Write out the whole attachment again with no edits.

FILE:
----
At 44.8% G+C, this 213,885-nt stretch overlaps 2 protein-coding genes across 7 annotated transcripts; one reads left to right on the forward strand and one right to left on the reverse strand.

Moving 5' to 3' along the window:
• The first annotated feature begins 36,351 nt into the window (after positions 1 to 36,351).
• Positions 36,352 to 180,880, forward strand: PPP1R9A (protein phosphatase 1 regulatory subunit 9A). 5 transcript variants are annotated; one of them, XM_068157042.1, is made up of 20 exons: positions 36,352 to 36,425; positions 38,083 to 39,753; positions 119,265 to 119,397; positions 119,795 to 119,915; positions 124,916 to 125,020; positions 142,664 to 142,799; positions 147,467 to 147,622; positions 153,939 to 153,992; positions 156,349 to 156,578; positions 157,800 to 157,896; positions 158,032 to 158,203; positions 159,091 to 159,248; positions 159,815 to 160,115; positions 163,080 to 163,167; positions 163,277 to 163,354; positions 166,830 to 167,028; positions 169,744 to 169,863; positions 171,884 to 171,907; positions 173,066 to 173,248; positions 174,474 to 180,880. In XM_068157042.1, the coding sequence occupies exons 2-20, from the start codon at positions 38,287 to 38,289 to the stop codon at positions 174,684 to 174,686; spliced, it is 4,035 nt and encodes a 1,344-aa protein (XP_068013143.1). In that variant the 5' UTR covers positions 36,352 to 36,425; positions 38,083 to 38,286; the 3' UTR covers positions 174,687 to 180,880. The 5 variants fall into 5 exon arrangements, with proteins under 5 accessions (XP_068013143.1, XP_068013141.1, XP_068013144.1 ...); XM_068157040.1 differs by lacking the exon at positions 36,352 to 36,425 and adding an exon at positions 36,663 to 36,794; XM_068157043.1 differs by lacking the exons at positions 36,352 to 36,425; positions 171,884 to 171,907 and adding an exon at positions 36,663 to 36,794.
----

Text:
At 44.8% G+C, this 213,885-nt stretch overlaps 2 protein-coding genes across 7 annotated transcripts; one reads left to right on the forward strand and one right to left on the reverse strand.

Moving 5' to 3' along the window:
• The first annotated feature begins 36,351 nt into the window (after positions 1 to 36,351).
• Positions 36,352 to 180,880, forward strand: PPP1R9A (protein phosphatase 1 regulatory subunit 9A). 5 transcript variants are annotated; one of them, XM_068157042.1, is made up of 20 exons: positions 36,352 to 36,425; positions 38,083 to 39,753; positions 119,265 to 119,397; positions 119,795 to 119,915; positions 124,916 to 125,020; positions 142,664 to 142,799; positions 147,467 to 147,622; positions 153,939 to 153,992; positions 156,349 to 156,578; positions 157,800 to 157,896; positions 158,032 to 158,203; positions 159,091 to 159,248; positions 159,815 to 160,115; positions 163,080 to 163,167; positions 163,277 to 163,354; positions 166,830 to 167,028; positions 169,744 to 169,863; positions 171,884 to 171,907; positions 173,066 to 173,248; positions 174,474 to 180,880. In XM_068157042.1, the coding sequence occupies exons 2-20, from the start codon at positions 38,287 to 38,289 to the stop codon at positions 174,684 to 174,686; spliced, it is 4,035 nt and encodes a 1,344-aa protein (XP_068013143.1). In that variant the 5' UTR covers positions 36,352 to 36,425; positions 38,083 to 38,286; the 3' UTR covers positions 174,687 to 180,880. The 5 variants fall into 5 exon arrangements, with proteins under 5 accessions (XP_068013143.1, XP_068013141.1, XP_068013144.1 ...); XM_068157040.1 differs by lacking the exon at positions 36,352 to 36,425 and adding an exon at positions 36,663 to 36,794; XM_068157043.1 differs by lacking the exons at positions 36,352 to 36,425; positions 171,884 to 171,907 and adding an exon at positions 36,663 to 36,794.